In conclusion, our results indicated that melatonin pre-treatment enhances ATO-induced cytotoxicity in APL cells by modulating ATG7-mediated autophagy. Although further studies are necessary for exploring the detailed molecular mechanisms involved, our findings suggest that melatonin could represent a valuable adjuvant to ATO in APL treatment, particularly in ATO-resistant patients.
Special thanks to Prof. Minzhong Zhou for the guidance during the manuscript preparation.
Conflicts of Interest: The authors have no conflicts of interest to declare.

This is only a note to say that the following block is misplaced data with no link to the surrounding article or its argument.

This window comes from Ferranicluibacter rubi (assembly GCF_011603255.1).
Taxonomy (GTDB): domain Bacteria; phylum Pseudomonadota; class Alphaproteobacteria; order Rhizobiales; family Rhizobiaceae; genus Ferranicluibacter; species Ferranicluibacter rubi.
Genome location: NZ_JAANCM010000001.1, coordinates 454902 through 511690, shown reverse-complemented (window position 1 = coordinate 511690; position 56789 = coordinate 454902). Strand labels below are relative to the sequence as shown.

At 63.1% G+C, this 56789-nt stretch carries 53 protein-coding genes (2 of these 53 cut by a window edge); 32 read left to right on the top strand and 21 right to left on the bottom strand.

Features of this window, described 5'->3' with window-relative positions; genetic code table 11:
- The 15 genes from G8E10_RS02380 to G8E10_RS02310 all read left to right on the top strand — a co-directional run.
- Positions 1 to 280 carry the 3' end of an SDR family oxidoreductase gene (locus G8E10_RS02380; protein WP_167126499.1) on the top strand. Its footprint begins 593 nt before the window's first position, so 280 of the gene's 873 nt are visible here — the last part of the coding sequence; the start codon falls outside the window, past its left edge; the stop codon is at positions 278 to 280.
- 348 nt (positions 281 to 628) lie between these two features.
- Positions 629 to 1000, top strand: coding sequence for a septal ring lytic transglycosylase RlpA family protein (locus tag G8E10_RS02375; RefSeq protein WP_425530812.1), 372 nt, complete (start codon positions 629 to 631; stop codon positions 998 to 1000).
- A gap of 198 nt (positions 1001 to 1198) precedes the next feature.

Ethical Statement: The authors are accountable for all aspects of the work in ensuring that questions related to the accuracy or integrity of any part of the work are appropriately investigated and resolved. This study had been approved by the Ethics Committee of Third Affiliated Hospital of Chongqing Medical University (Gener Hospital) (No.2019-24).